The Top 3 Dividend Aristocrats for 2023
Dividend Aristocrats are stocks that have grown their dividends for at least 25 consecutive years.
Most of these companies have achieved such long dividend growth streaks thanks to their strong business models, which are characterized by a meaningful business moat and resilience to recessions. If these companies did not possess these characteristics, they would not have grown their dividends for decades.
The following three Dividend Aristocrats are excellent considerations for 2023.
You Could Have Had a V.F.
V.F. Corp. (VFC) was founded in 1899 and has become one of the largest apparel, footwear and accessories companies in the world. Its brands include The North Face, Vans, Timberland and Dickies.
V.F. Corp., which is my top pick for 2023, enjoys strong pricing power thanks to popularity of its premium brands. In addition, thanks to the strength of its brands, the company has proved resilient to recessions.
In the Great Recession, while other retailers saw their earnings collapse, V.F. Corp. posted just a 9% decrease in its earnings per share. In addition, it took only one year to the company to recover from that crisis and post record earnings.
Thanks to its strong brands and its resilience to recessions, V.F. Corp. has become a Dividend King, with 50 consecutive years of dividend growth. There are only 41 companies which have achieved such a long dividend growth streak.
Unfortunately, V.F. Corp. is currently facing a perfect storm due to the double impact of 40-year high inflation on the stock. First of all, high inflation has greatly increased the cost of raw materials, the freight costs and the labor costs of the company. As a result, it has compressed the operating margins of the retailer.
Moreover, the surge of inflation has greatly reduced the real purchasing power of consumers and thus it has led them to tighten their wallets. Due to reduced consumer spending, the inventories of V.F. Corp. have increased enormously. Consequently, the company has resorted to deep discounts in order to reduce its inventory levels.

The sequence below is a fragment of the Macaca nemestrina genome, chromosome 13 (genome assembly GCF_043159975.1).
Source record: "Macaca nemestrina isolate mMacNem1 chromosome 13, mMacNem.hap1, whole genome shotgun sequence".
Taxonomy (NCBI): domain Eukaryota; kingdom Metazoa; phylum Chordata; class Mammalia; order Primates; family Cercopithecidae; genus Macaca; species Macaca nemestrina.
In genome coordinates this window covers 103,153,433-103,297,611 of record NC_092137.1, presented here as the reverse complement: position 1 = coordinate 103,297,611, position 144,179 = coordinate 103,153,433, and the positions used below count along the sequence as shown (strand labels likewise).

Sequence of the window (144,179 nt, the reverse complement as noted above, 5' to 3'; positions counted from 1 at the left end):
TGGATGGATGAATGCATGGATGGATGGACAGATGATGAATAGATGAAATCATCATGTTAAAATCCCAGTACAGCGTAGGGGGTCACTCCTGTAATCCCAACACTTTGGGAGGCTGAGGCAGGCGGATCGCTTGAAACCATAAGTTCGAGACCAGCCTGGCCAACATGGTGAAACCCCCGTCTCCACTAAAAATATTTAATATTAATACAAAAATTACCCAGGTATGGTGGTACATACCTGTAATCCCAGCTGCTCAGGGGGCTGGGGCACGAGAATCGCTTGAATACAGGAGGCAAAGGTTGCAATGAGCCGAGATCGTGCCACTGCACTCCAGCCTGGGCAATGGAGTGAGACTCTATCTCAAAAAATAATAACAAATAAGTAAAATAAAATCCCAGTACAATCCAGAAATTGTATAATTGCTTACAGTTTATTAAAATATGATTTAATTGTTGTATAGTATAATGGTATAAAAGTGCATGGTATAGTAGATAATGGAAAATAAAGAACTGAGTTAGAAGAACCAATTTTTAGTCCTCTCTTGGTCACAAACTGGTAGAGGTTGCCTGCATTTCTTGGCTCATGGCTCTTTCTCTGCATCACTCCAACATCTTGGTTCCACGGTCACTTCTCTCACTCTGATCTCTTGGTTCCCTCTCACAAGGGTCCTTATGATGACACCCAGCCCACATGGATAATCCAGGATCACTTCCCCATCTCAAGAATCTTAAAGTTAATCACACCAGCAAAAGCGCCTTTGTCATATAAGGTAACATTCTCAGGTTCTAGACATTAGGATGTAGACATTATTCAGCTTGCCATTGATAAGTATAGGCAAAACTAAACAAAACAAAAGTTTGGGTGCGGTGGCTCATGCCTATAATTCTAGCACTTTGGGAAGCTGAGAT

The impact of inflation on V.F. Corp. was prominent in the latest earnings report of the retailer. In the second quarter of its fiscal year, the company incurred a 4% decrease in its revenue and a sharp contraction in its operating margin, to 12.3% from 16.7%, due to high cost inflation, great discounts offered to customers amid high inventories and lockdowns in China. As a result, V.F. Corp. reported a 24% decrease in its adjusted EPS over the prior year’s quarter.
Notably, the inventories of V.F. Corp. jumped 88% over the prior year’s quarter due to the impact of excessive inflation on consumer spending as well as some supply-chain issues. The company is doing its best to reduce inventories, by pushing forward purchases where possible and by offering attractive discounts in order to enhance consumer purchases. Nevertheless, we expect high inventories to continue to weigh on the margins of the company until inflation subsides.
On the bright side, V.F. Corp. has a rock-solid balance sheet, with a negligible amount of debt, and hence it can easily endure the ongoing downturn. In addition, the Fed has clearly prioritized restoring inflation to its long-term target of 2%. Thanks to its aggressive interest rate hikes, the Fed is likely to achieve its goal sooner or later. When that happens, V.F. Corp. is likely to highly reward investors.
The stock is currently trading at a nearly 10-year low price-to-earnings ratio of 15.0, which is much lower than its 10-year average P/E ratio of 21.5. In addition, the stock is currently offering a nearly 10-year high dividend yield of 6.9%. Its payout ratio has temporarily spiked to 102% but it is likely to revert to sustainable levels in the upcoming years, as the company is likely to begin to recover.
Thanks to its pristine balance sheet and its commitment to keep raising its dividend, albeit at a slow pace, V.F. Corp. is likely to defend its dividend. Given also its exceptionally cheap valuation, it is likely to offer excessive returns to those who purchase it around its depressed stock price.
Stick With This Aristocrat
3M Co. (MMM) sells more than 60,000 products, which are used every day in homes, hospitals, office buildings and schools around the world. The industrial manufacturer has presence in more than 200 countries.
3M enjoys a wide business moat thanks to its exemplary department of Research & Development (R&D). It has consistently remained focused on its commitment to spend 5%-6% of total revenues (nearly $2 billion per year) on R&D in order to create new products and thus meet ever-evolving consumer needs.